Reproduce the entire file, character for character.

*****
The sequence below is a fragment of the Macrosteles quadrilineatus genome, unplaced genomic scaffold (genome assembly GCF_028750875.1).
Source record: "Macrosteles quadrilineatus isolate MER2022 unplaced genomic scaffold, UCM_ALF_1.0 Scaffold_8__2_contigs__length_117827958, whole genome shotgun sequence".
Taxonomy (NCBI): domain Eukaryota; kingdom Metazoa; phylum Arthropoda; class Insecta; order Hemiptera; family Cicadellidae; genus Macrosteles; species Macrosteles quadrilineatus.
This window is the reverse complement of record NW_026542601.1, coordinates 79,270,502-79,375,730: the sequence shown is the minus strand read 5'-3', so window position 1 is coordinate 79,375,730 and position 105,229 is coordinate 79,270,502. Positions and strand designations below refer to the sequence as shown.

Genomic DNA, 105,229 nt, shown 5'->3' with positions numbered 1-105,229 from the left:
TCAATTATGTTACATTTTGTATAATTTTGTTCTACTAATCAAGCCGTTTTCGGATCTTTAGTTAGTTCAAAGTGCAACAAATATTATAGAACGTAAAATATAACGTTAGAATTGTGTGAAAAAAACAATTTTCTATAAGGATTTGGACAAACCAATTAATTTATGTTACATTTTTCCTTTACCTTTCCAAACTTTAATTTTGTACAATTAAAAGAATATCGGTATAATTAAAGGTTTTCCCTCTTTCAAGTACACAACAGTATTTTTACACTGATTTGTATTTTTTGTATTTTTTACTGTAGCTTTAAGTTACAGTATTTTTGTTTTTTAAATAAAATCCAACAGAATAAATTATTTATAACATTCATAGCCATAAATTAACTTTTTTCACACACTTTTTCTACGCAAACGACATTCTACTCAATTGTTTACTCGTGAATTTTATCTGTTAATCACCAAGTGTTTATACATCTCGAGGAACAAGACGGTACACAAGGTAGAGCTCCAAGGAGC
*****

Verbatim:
The sequence below is a fragment of the Macrosteles quadrilineatus genome, unplaced genomic scaffold (genome assembly GCF_028750875.1).
Source record: "Macrosteles quadrilineatus isolate MER2022 unplaced genomic scaffold, UCM_ALF_1.0 Scaffold_8__2_contigs__length_117827958, whole genome shotgun sequence".
Taxonomy (NCBI): domain Eukaryota; kingdom Metazoa; phylum Arthropoda; class Insecta; order Hemiptera; family Cicadellidae; genus Macrosteles; species Macrosteles quadrilineatus.
This window is the reverse complement of record NW_026542601.1, coordinates 79,270,502-79,375,730: the sequence shown is the minus strand read 5'-3', so window position 1 is coordinate 79,375,730 and position 105,229 is coordinate 79,270,502. Positions and strand designations below refer to the sequence as shown.

Genomic DNA, 105,229 nt, shown 5'->3' with positions numbered 1-105,229 from the left:
TCAATTATGTTACATTTTGTATAATTTTGTTCTACTAATCAAGCCGTTTTCGGATCTTTAGTTAGTTCAAAGTGCAACAAATATTATAGAACGTAAAATATAACGTTAGAATTGTGTGAAAAAAACAATTTTCTATAAGGATTTGGACAAACCAATTAATTTATGTTACATTTTTCCTTTACCTTTCCAAACTTTAATTTTGTACAATTAAAAGAATATCGGTATAATTAAAGGTTTTCCCTCTTTCAAGTACACAACAGTATTTTTACACTGATTTGTATTTTTTGTATTTTTTACTGTAGCTTTAAGTTACAGTATTTTTGTTTTTTAAATAAAATCCAACAGAATAAATTATTTATAACATTCATAGCCATAAATTAACTTTTTTCACACACTTTTTCTACGCAAACGACATTCTACTCAATTGTTTACTCGTGAATTTTATCTGTTAATCACCAAGTGTTTATACATCTCGAGGAACAAGACGGTACACAAGGTAGAGCTCCAAGGAGC